Is My Child Being Bullied?

By Leslie Moore

Is My Child Being Bullied?

School is supposed to be fun and educational, but for the victims of bullying this is simply not the case.This month, Sasee asked, Kathy Redwine, an independent licensed professional counselor (LPC )and certified play therapist, to suggest ways to help our children if we suspect they are being bullied.

Please give us a brief definition of bullying.

Bullying can be defined in several different ways, however, the common denominators include: aggressive, threatening and/or intimidating behaviors toward peers that is often repetitive in nature and unwanted by the victim.

What are the most common types of bullying?

Bullying can take place in a variety of environments: At school, on the bus, on the playground, or even in one’s own neighborhood. The bullying can range from verbal harassment or threats, to even physical assault. It’s important to remember that if a child perceives they are being bullied, that is their reality and in their mind they are the target of bullying. It is a difficult place to be as a child, both scary and uncertain. It’s important to support and meet your child at their reality, not minimize or dismiss the experience.What signs indicate to parents that their child may bebeing bullied?The biggest sign is avoidance of a particular place. If it’s happening at school, a parent will notice a child’s reluctance to go to school. Same is true for bus, playground and even playing in their neighborhood. It’s important to communicate with them and understand where the reluctance or fear is coming from.

What are the first steps we should take?

The most important first step is to talk to your child and listen to their concerns. Validate their feelings and offer to support and intervene anyway you can. Contact the school guidance counselor, let them know of your concerns and see if they have any suggestions to mitigate the situation. Oftentimes children fear telling an adult out of fear that the bullying will continue and/or get worse. This is the reason that a lot of bullying goes unaddressed.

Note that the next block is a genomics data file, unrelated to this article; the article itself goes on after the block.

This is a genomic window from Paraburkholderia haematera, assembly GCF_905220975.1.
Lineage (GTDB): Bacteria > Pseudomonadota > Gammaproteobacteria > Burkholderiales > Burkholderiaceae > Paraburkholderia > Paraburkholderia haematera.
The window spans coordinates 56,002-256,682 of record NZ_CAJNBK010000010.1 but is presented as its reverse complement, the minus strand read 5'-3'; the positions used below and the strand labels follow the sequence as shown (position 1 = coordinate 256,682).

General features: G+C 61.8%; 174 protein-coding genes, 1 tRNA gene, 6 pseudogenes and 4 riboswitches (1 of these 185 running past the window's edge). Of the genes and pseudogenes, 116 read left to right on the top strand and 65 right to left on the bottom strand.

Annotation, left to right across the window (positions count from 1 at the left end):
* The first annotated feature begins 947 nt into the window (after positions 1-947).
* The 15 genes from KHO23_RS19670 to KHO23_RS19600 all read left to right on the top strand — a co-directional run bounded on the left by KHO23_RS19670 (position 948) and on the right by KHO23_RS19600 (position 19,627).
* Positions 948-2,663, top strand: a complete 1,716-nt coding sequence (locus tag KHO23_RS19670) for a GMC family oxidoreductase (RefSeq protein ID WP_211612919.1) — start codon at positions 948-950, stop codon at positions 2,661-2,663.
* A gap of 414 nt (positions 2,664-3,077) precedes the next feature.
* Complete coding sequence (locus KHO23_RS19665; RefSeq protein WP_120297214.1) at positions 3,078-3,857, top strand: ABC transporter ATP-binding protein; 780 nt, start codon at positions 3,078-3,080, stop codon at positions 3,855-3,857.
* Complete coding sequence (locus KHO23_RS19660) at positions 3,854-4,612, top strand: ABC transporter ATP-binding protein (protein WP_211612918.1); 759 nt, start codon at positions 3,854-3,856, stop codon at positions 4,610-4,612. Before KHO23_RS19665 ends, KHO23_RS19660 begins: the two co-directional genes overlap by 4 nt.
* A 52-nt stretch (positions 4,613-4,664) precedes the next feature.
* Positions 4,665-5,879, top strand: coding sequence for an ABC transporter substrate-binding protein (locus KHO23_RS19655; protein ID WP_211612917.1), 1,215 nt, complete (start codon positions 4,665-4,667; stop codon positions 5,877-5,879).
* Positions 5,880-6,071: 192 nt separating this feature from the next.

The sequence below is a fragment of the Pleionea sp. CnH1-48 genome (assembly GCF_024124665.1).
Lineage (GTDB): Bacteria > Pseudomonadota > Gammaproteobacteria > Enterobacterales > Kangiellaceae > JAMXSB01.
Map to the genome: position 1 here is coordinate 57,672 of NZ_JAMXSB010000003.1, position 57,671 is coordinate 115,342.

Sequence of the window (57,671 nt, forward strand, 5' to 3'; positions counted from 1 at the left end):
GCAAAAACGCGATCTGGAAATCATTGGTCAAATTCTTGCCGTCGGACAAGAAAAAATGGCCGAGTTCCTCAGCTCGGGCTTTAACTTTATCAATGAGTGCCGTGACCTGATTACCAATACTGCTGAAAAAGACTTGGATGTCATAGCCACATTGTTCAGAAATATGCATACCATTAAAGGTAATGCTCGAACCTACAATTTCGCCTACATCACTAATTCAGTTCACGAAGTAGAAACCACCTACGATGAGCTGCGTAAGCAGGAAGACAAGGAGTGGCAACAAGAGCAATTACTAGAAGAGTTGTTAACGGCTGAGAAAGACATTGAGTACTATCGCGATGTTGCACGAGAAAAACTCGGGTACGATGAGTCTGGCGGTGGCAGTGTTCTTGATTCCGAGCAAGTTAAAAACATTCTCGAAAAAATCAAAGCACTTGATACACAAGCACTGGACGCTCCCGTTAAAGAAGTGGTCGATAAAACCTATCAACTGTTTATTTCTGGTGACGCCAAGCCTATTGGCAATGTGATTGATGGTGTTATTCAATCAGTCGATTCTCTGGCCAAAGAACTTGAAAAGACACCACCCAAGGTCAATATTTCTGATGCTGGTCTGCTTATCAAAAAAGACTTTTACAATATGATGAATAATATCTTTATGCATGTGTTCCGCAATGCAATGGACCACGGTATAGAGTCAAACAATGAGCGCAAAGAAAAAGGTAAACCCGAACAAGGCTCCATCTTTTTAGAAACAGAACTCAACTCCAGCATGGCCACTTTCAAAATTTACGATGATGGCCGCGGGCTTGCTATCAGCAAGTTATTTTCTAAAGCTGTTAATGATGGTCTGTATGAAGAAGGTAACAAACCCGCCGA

What if we believe our child may BE the bully?What are the first steps?

Many bullies are the result of having been bullied. This is where it’s necessary and important to talk to your child about bullying, how it feels and how it can cause others to feel. Open the conversation with concern to understand, as opposed to blame or pointing fault.

How can we as parents help stop bullying, even if our child is not a victim?

Talk about what bullying is. Open the conversation with your child about the subject before anything happens so that your child feels safe and comfortable to talk to you about it. Model for your children what respect looks like, treating others with kindness, and talk about the importance of being kind and helping others rather than hurting them.

Contact Kathy at Riverside Pediatrics in Georgetownat 843-833-8595, or through Redwine Counselingat 704-743-4436.

About this writer

  • Leslie Moore Leslie Moore is the editor for Strand Media Group. A 25 year resident of Pawleys Island, she is blessed with a life filled with the love of family and friends and satisfying work to do every day.

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